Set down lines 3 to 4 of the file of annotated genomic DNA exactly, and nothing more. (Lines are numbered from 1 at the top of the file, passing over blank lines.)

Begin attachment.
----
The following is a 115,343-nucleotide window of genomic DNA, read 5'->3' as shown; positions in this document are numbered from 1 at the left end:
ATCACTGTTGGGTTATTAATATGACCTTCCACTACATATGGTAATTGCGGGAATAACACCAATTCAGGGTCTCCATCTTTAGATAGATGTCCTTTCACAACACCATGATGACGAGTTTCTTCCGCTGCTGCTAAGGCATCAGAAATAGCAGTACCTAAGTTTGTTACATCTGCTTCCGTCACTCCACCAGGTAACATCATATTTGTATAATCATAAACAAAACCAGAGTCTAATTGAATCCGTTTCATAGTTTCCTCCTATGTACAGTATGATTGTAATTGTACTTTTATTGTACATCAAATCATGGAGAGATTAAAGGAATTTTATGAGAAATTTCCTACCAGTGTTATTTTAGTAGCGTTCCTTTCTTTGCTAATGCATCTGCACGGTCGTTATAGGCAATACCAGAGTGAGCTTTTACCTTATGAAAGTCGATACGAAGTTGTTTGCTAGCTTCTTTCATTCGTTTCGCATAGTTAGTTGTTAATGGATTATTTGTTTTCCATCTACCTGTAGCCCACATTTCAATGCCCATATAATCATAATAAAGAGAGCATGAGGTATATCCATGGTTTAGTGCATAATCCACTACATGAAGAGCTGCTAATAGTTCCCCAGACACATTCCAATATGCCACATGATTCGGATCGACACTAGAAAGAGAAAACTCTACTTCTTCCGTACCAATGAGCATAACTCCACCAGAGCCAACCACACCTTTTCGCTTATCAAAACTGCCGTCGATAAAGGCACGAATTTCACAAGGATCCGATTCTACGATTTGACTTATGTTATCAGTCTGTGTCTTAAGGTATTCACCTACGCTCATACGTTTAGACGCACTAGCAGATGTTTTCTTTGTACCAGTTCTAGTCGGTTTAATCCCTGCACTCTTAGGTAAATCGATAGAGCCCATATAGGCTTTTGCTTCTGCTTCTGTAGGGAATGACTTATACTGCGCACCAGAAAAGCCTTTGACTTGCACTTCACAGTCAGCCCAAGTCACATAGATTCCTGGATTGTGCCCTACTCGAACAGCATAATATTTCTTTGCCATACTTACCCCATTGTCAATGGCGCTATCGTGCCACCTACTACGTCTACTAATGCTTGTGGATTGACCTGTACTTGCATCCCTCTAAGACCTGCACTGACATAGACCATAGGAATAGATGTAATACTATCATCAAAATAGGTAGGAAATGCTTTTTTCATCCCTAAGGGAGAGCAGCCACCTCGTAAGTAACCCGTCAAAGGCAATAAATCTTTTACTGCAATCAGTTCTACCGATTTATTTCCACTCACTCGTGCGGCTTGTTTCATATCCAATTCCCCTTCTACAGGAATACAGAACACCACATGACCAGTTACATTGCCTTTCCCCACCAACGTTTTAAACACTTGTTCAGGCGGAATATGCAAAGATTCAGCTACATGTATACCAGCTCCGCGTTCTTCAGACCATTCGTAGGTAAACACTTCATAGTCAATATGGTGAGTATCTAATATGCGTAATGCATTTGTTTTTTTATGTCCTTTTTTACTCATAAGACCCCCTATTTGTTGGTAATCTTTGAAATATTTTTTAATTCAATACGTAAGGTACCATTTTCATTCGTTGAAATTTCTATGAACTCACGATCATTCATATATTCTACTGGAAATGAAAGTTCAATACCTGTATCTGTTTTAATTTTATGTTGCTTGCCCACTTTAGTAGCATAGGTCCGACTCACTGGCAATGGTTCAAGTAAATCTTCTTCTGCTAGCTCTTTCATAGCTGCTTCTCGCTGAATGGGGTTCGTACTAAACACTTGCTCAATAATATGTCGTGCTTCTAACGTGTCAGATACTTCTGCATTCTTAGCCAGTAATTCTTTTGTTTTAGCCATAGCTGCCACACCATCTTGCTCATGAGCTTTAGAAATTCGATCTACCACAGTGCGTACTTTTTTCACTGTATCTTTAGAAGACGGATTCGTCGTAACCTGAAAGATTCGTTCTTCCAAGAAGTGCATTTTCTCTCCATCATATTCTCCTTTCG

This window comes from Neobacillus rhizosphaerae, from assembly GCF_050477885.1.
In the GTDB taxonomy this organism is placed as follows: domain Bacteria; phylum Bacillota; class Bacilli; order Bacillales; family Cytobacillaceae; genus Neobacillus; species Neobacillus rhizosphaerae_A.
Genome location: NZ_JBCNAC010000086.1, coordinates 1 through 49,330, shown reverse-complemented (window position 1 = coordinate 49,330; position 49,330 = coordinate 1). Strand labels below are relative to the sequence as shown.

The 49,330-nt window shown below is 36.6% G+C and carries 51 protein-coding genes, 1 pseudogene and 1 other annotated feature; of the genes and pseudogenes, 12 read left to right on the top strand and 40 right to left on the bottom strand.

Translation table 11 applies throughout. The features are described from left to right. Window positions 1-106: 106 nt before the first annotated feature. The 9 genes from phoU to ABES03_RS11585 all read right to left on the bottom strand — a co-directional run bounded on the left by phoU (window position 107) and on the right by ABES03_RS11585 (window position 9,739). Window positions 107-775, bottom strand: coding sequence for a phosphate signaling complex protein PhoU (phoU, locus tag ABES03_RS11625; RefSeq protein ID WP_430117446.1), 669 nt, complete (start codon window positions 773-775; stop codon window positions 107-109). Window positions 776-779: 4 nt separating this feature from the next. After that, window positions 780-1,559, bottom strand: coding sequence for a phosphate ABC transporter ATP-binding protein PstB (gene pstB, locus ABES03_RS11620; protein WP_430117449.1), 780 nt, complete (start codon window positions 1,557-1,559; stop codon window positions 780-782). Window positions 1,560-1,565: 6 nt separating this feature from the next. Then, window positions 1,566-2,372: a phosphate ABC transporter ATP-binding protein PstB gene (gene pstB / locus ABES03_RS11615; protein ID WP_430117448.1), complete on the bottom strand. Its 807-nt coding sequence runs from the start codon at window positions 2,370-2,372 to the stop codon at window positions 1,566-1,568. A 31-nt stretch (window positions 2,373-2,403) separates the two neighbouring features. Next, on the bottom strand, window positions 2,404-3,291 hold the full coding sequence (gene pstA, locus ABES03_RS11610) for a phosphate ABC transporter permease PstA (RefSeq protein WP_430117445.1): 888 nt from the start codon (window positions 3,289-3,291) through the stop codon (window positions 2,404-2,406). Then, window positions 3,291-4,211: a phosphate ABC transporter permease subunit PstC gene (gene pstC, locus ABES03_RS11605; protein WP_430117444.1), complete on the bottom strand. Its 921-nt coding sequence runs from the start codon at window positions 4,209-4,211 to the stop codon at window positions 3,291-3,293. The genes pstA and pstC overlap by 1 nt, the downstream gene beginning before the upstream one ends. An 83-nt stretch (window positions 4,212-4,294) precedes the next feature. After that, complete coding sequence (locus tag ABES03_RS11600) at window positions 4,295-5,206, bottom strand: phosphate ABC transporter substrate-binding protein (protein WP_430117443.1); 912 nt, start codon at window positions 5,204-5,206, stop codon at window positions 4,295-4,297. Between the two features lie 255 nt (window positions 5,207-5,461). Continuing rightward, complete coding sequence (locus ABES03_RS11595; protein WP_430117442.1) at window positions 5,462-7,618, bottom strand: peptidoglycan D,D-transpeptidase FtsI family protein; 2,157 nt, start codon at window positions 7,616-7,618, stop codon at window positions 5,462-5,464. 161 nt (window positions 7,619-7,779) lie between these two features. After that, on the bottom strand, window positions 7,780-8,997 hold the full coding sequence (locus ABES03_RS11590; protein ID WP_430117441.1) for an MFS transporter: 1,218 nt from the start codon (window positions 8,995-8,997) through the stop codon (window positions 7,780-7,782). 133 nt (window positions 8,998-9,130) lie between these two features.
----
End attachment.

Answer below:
This window comes from Neobacillus rhizosphaerae, from assembly GCF_050477885.1.
In the GTDB taxonomy this organism is placed as follows: domain Bacteria; phylum Bacillota; class Bacilli; order Bacillales; family Cytobacillaceae; genus Neobacillus; species Neobacillus rhizosphaerae_A.